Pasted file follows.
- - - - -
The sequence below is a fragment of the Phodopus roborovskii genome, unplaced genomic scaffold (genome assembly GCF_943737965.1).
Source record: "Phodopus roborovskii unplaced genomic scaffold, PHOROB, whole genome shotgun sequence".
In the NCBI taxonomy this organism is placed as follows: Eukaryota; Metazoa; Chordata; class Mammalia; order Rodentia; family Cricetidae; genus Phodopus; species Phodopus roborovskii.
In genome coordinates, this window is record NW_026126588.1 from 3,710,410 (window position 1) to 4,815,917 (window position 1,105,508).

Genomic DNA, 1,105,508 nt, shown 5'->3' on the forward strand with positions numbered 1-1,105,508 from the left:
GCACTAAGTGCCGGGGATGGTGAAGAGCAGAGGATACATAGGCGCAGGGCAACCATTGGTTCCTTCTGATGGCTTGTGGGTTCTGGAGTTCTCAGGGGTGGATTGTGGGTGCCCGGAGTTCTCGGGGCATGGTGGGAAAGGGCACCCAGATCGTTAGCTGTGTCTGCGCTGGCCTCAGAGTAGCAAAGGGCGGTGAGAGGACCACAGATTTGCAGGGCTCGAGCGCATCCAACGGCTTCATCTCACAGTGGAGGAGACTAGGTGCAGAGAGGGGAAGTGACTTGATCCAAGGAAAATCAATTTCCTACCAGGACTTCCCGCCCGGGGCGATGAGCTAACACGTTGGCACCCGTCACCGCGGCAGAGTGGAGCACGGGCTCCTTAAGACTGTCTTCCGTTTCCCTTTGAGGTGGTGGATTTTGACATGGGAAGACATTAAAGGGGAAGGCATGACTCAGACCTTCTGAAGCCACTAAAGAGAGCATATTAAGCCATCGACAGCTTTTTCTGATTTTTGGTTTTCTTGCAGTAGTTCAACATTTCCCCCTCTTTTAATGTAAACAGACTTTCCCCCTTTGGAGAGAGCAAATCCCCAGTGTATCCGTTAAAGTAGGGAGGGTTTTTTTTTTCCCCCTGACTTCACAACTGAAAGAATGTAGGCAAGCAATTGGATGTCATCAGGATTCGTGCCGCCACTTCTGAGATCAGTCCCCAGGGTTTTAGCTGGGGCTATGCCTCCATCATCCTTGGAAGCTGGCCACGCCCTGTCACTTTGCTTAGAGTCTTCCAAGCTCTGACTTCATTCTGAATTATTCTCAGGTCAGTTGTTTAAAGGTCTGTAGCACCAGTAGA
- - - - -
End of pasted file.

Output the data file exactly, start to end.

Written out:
The sequence below is a fragment of the Phodopus roborovskii genome, unplaced genomic scaffold (genome assembly GCF_943737965.1).
Source record: "Phodopus roborovskii unplaced genomic scaffold, PHOROB, whole genome shotgun sequence".
In the NCBI taxonomy this organism is placed as follows: Eukaryota; Metazoa; Chordata; class Mammalia; order Rodentia; family Cricetidae; genus Phodopus; species Phodopus roborovskii.
In genome coordinates, this window is record NW_026126588.1 from 3,710,410 (window position 1) to 4,815,917 (window position 1,105,508).

Genomic DNA, 1,105,508 nt, shown 5'->3' on the forward strand with positions numbered 1-1,105,508 from the left:
GCACTAAGTGCCGGGGATGGTGAAGAGCAGAGGATACATAGGCGCAGGGCAACCATTGGTTCCTTCTGATGGCTTGTGGGTTCTGGAGTTCTCAGGGGTGGATTGTGGGTGCCCGGAGTTCTCGGGGCATGGTGGGAAAGGGCACCCAGATCGTTAGCTGTGTCTGCGCTGGCCTCAGAGTAGCAAAGGGCGGTGAGAGGACCACAGATTTGCAGGGCTCGAGCGCATCCAACGGCTTCATCTCACAGTGGAGGAGACTAGGTGCAGAGAGGGGAAGTGACTTGATCCAAGGAAAATCAATTTCCTACCAGGACTTCCCGCCCGGGGCGATGAGCTAACACGTTGGCACCCGTCACCGCGGCAGAGTGGAGCACGGGCTCCTTAAGACTGTCTTCCGTTTCCCTTTGAGGTGGTGGATTTTGACATGGGAAGACATTAAAGGGGAAGGCATGACTCAGACCTTCTGAAGCCACTAAAGAGAGCATATTAAGCCATCGACAGCTTTTTCTGATTTTTGGTTTTCTTGCAGTAGTTCAACATTTCCCCCTCTTTTAATGTAAACAGACTTTCCCCCTTTGGAGAGAGCAAATCCCCAGTGTATCCGTTAAAGTAGGGAGGGTTTTTTTTTTCCCCCTGACTTCACAACTGAAAGAATGTAGGCAAGCAATTGGATGTCATCAGGATTCGTGCCGCCACTTCTGAGATCAGTCCCCAGGGTTTTAGCTGGGGCTATGCCTCCATCATCCTTGGAAGCTGGCCACGCCCTGTCACTTTGCTTAGAGTCTTCCAAGCTCTGACTTCATTCTGAATTATTCTCAGGTCAGTTGTTTAAAGGTCTGTAGCACCAGTAGA